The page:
Wow: ten minutes after I do an extended “Logan’s Run” riff on Bob Geren, speculating that he’ll be gone come this September when he turns 50, the A’s go and fire him. Geren is out: Bob Melvin takes over.
The A’s have lost nine in a row and absolutely nothing has gone right for them. They depended on the offense improving and it hasn’t. They depended on the pitching carrying them like last year and there have been injuries preventing that. And the whole reason for hiring a guy like Geren in the first place — even keel, do the front office’s bidding, etc. — was called into question a few weeks ago when Geren got into a public dispute with reliever Brian Fuentes. If a middle manager can’t keep the peace, what’s the point of having a middle manager? Given his famous friendship with Billy Beane, one wonders if he simply lost the A’s clubhouse entirely.
Replacing Geren is Bob Melvin, who compiled a 337-340 record in four-plus seasons with the Diamondbacks. The same Melvin who, just a couple of weeks ago, was re-hired by the Diamondbacks as a “special baseball advisor.” He probably hasn’t even finished his Dbacks new employee orientation yet, but now he’s the boss of the A’s.
Tough break, Bob. Congratulations on the new job, other Bob.
UPDATE: Here’s the Athletics’ full press release on the firing. It’s mostly just biography on Geren and Melvin. Presumably there will be a press conference later when someone can lie and say that Geren was not fired due to a full-on team revolt as many who have covered the A’s before are suggesting on Twitter this afternoon.
With the 2017 World Baseball Classic around the corner, Team Israel has reportedly reached out to Indians second baseman Jason Kipnis, per MLB Network’s Jon Morosi. Tournament rules stipulate that a player’s roster eligibility can be achieved in one of several ways: they were born in the country in question or hold citizenship/permanent legal residence there (or are simply capable of qualifying for citizenship), or one of their parents was born in the country or holds citizenship/permanent legal residence there.
For Kipnis, it’s the latter. Kipnis’ father, Mark Kipnis, is Jewish. That gives Kipnis the status he needs to suit up for Team Israel, despite the fact that he is a practicing Roman Catholic. He has yet to confirm or deny his participation in the competition.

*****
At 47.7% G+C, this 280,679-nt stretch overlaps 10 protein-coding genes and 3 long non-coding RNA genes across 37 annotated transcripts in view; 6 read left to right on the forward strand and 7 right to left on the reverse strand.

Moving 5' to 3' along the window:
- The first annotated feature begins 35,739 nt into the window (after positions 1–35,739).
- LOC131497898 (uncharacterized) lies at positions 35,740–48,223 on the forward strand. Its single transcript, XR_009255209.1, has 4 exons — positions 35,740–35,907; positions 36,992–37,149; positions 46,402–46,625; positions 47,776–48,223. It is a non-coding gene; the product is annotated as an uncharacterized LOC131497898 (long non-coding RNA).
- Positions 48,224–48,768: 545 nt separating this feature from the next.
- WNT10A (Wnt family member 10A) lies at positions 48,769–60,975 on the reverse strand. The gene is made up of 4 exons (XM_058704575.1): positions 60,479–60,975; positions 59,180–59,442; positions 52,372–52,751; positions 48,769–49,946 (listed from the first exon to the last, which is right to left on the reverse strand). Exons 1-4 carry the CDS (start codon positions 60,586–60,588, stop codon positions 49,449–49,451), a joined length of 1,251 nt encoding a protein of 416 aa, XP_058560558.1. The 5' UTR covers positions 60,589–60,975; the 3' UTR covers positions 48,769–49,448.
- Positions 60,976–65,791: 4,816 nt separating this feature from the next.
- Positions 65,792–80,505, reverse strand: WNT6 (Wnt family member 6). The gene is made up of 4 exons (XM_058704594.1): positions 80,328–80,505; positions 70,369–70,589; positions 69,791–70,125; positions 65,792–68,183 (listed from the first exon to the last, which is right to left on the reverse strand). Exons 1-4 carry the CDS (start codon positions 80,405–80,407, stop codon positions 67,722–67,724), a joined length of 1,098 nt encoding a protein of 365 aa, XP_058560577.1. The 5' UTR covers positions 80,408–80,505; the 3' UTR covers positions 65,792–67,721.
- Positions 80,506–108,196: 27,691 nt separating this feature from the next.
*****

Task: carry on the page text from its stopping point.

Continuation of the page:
Fifteen players have confirmed for Team Israel so far, including Mets’ infielder/outfielder Ty Kelly and free agents Sam Fuld, Nate Freiman, Jason Marquis and Jeremy Bleich. Per MLB.com’s Chad Thornburg, eight minor leaguers will also appear for the team. Like Kipnis, at least three other major leaguers are eligible for Team Israel’s roster but have yet to accept or decline involvement in the WBC: Dodgers center fielder Joc Pederson, Mariners infielder/outfielder Danny Valencia and free agent left-hander Craig Breslow.
Free agent first baseman James Loney has reportedly signed a minor league deal with the Rangers, per FanRag Sports’ Jon Heyman. The deal includes an invite to spring training and a $1 million salary if he makes the major league roster in 2017.
Loney picked up a one-year stint and starting role with the Mets in 2016, slashing .265/.307/.397 with nine home runs in 336 PA. While his numbers were down a hair from the .280/.322/.357 batting line he produced with the Rays in 2015, he provided the Mets with a necessary, if underwhelming upgrade over an injured Lucas Duda through most of the season.
The 32-year-old infielder is expected to have some competition at first base, with at least five other candidates in the mix: Jurickson Profar, Ronald Guzman, Ryan Rua, Joey Gallo and Josh Hamilton. Rumor has it that the team is planning on platooning Rua and Profar in 2017, barring any impressive breakouts or injuries during spring training, though Loney could still provide the club with some veteran depth and a decent left-handed bat off the bench.